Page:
Federico-Garcia-Lorca Quotes

Enjoy the top 48 famous quotes, sayings and quotations by Federico-Garcia-Lorca.

Federico-Garcia-Lorca Quotes

After Passing By
The children watch
a distant point.
Lamps go out.
Some blind girls
question the moon
and spirals of grief
rise in the air.
The mountains survey
a distant point.
— Federico-Garcia-Lorca —

To see you naked is to recall the Earth.

— Federico-Garcia-Lorca

Never let me lose the marvel
of your statue-like eyes, or the accent
the solitary rose of your breath
places on my cheek at night.
I am afraid of being, on this shore,
a branchless trunk, and what I most regret
is having no flower, pulp, or clay
for the worm of my despair.
If you are my hidden treasure,
if you are my cross, my dampened pain,
if I am a dog, and you alone my master,
never let me lose what I have gained,
and adorn the branches of your river
with leaves of my estranged Autumn.

— Federico-Garcia-Lorca

I am the immense shadow of my tears

— Federico-Garcia-Lorca

As I have not worried to be born, I do not worry to die.

— Federico-Garcia-Lorca

We're all curious about what might hurt us.

— Federico-Garcia-Lorca

Stigmata of Love
A light which lives on what the flames devour,
a grey landscape surrounding me with scorch,
a crucifixion by a single wound,
a sky and earth that darken by each hour,
a sob of blood whose red ribbon adorns
a lyre without a pulse, and oils the torch,
a tide which stuns and strands me on the reef,
a scorpion scrambling, stinging in my chest
this is the wreath of love, this bed of thorns
is where I dream of you stealing my rest,
haunting these sunken ribs cargoed with grief.
I sought the peak of prudence, but I found
the hemlock-brimming valley of your heart,
and my own thirst for bitter truth and art.

— Federico-Garcia-Lorca

My head is full of fire
and grief and my tongue
runs wild, pierced
with shards of glass.

— Federico-Garcia-Lorca

Don't ask me any questions. I've seen how things that seek their way find their void instead.

— Federico-Garcia-Lorca

Angel and Muse approach from without; the Angel sheds light and the Muse gives form (Hesiod learned of them).  Gold leaf or chiton-folds: the poet finds his models in his laurel coppice. But the Duende, on the other hand, must come to life in the nethermost recesses of the blood.

— Federico-Garcia-Lorca

Everyone understands the pain that accompanies death,
but genuine pain doesn't live in the spirit,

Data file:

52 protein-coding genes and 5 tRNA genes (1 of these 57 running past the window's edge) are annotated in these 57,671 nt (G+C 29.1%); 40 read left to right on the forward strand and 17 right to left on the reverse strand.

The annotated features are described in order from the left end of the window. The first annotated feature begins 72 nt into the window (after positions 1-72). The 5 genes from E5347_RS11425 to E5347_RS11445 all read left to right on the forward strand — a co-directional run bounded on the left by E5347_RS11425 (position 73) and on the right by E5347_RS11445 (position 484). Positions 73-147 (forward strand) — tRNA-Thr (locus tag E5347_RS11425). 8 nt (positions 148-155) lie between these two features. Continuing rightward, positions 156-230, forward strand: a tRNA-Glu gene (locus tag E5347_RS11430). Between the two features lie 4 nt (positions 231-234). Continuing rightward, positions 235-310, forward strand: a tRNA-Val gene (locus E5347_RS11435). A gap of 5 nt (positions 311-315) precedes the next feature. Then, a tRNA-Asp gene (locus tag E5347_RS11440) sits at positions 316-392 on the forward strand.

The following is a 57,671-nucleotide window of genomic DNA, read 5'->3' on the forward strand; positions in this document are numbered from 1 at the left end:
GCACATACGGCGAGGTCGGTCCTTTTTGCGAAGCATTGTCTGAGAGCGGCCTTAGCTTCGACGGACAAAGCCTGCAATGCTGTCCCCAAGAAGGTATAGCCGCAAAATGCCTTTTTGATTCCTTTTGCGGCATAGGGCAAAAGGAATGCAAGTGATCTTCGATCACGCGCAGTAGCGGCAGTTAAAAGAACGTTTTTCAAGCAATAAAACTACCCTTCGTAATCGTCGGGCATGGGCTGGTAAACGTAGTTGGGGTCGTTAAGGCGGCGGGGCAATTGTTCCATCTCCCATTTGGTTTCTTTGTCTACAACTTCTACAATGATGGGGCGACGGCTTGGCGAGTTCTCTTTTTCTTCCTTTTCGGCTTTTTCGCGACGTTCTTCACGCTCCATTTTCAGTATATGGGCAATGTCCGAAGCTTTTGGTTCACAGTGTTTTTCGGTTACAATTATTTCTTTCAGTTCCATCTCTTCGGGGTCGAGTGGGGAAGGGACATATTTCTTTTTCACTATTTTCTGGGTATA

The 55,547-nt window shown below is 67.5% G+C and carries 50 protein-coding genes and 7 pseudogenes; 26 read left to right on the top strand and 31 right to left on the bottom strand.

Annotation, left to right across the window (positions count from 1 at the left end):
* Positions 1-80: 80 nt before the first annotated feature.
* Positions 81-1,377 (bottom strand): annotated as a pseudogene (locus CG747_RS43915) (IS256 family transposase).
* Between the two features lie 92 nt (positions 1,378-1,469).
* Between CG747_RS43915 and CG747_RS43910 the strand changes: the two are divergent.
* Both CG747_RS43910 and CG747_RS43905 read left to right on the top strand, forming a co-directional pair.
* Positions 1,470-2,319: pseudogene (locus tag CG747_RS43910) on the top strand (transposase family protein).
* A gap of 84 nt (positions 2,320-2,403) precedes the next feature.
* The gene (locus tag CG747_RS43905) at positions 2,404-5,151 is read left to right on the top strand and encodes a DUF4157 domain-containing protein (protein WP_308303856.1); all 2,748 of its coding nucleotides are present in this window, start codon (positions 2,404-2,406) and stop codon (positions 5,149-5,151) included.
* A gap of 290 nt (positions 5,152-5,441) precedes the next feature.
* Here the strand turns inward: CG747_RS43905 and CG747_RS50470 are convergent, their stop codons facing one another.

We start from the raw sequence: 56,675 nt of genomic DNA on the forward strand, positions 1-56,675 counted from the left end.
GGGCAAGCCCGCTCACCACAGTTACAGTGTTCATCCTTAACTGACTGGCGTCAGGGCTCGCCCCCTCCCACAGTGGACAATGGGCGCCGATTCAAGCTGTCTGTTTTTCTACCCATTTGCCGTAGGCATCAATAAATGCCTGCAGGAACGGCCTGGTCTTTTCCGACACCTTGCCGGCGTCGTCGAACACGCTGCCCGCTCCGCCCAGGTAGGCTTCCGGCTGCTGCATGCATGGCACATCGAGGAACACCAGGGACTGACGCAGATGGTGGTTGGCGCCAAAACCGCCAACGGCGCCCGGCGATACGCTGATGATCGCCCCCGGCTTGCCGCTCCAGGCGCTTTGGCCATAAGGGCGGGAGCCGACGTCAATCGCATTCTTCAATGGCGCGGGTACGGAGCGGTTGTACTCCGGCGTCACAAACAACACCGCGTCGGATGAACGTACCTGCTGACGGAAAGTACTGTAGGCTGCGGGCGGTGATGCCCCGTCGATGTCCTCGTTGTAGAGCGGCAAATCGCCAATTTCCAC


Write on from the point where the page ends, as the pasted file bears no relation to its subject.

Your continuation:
nor in the air, nor in our lives,
nor on these terraces of billowing smoke.
The genuine pain that keeps everything awake
is a tiny, infinite burn
on the innocent eyes of other systems.

— Federico-Garcia-Lorca

Life is not a dream. Careful! Careful! Careful!
We fall down the stairs in order to eat the moist earth
or we climb to the knife edge of the snow with the voices of
the dead dahlias.
But forgetfulness does not exist, dreams do not exist;
flesh exists. Kisses tie our mouths
in a thicket of new veins,
and whoever his pain pains will feel that pain forever
and whoever is afraid of death will carry it on his shoulders.

— Federico-Garcia-Lorca

To see you naked is to remember the Earth,
the smooth Earth, clean of horses,
the Earth without reeds, pure form,
closed to the future, confine of silver.
To see you naked is to understand the desire
of rain that looks for the delicate waist,
or the fever of the broad-faced sea
that cannot find the light of its cheek.
Blood will ring through the bedrooms
and will come with flaming swords,
but you will not know the hiding places
of the violet or the heart of the toad.
Your womb is a struggle of roots.
Your lips are a dawn without contour.
Under the lukewarm roses of the bed
the dead men moan, awaiting their return.

— Federico-Garcia-Lorca

A poet must be a professor of the five senses and must open doors among them.

— Federico-Garcia-Lorca

Set in place the lovers who will afterwards be photographs.

— Federico-Garcia-Lorca

After Passing By
The children watch
a distant point.
Lamps go out.
Some blind girls
question the moon
and spirals of grief
rise in the air.
The mountains survey
a distant point.

— Federico-Garcia-Lorca

Out in the sky, no one sleeps. No one, no one.
No one sleeps.
In a graveyard far off there is a corpse
who has moaned for three years
because of an arid landscape in his knee;
and that boy they buried this morning cried so much
it was necessary to call out the dogs to keep him quiet.
Life is not a dream. Careful! Careful! Careful!
We fall down the stairs in order to eat the moist earth
or we climb to the snow's edge with the voices of dead dahlias.
But there is no oblivion; no dream:
only flesh exists. Kisses tie our mouths
in a tangle of new veins,
and those who hurt will hurt without rest
and those who are afraid of death will carry it on their shoulders.

— Federico-Garcia-Lorca

The duende ... Where is the duende? Through the empty archway a wind of the spirit enters, blowing insistently over the heads of the dead, in search of new landscapes and unknown accents: a wind with the odour of a child's saliva, crushed grass, and medusa's veil, announcing the endless baptism of freshly created things.

— Federico-Garcia-Lorca

A confused labyrinth
of smoky stars
entangles my hopes,
which are nearly faded

— Federico-Garcia-Lorca

In the borough, three boys circled a white camel
that wept because at dawn
there was no other way except through the needle's eye!
Oh cross! Oh, nails! Oh, thorn!
Oh, thorn driven to the bone until the planet rust to pieces!

— Federico-Garcia-Lorca

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